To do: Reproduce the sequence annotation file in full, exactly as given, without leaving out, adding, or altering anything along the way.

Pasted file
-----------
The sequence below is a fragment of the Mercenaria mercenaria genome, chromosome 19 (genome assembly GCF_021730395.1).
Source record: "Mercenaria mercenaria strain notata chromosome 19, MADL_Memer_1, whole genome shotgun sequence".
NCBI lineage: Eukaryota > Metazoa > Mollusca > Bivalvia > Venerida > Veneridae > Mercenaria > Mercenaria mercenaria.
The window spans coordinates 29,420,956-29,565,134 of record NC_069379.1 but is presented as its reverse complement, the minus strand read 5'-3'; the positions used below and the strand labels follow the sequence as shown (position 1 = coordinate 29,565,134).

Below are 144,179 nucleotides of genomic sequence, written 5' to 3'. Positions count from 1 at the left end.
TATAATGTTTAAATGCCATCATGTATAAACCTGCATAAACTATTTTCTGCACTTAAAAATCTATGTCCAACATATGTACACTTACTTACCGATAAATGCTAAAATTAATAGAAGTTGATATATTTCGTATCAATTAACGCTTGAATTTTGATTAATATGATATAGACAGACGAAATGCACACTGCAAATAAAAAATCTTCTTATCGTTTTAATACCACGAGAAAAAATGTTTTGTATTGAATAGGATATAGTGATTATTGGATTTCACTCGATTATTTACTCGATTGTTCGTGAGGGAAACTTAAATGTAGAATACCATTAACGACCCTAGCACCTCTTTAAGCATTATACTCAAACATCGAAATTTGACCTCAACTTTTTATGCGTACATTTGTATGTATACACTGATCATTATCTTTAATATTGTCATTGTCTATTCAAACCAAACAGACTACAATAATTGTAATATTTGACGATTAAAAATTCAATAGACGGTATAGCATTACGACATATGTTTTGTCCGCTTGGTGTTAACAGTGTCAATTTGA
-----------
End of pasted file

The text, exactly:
The sequence below is a fragment of the Mercenaria mercenaria genome, chromosome 19 (genome assembly GCF_021730395.1).
Source record: "Mercenaria mercenaria strain notata chromosome 19, MADL_Memer_1, whole genome shotgun sequence".
NCBI lineage: Eukaryota > Metazoa > Mollusca > Bivalvia > Venerida > Veneridae > Mercenaria > Mercenaria mercenaria.
The window spans coordinates 29,420,956-29,565,134 of record NC_069379.1 but is presented as its reverse complement, the minus strand read 5'-3'; the positions used below and the strand labels follow the sequence as shown (position 1 = coordinate 29,565,134).

Below are 144,179 nucleotides of genomic sequence, written 5' to 3'. Positions count from 1 at the left end.
TATAATGTTTAAATGCCATCATGTATAAACCTGCATAAACTATTTTCTGCACTTAAAAATCTATGTCCAACATATGTACACTTACTTACCGATAAATGCTAAAATTAATAGAAGTTGATATATTTCGTATCAATTAACGCTTGAATTTTGATTAATATGATATAGACAGACGAAATGCACACTGCAAATAAAAAATCTTCTTATCGTTTTAATACCACGAGAAAAAATGTTTTGTATTGAATAGGATATAGTGATTATTGGATTTCACTCGATTATTTACTCGATTGTTCGTGAGGGAAACTTAAATGTAGAATACCATTAACGACCCTAGCACCTCTTTAAGCATTATACTCAAACATCGAAATTTGACCTCAACTTTTTATGCGTACATTTGTATGTATACACTGATCATTATCTTTAATATTGTCATTGTCTATTCAAACCAAACAGACTACAATAATTGTAATATTTGACGATTAAAAATTCAATAGACGGTATAGCATTACGACATATGTTTTGTCCGCTTGGTGTTAACAGTGTCAATTTGA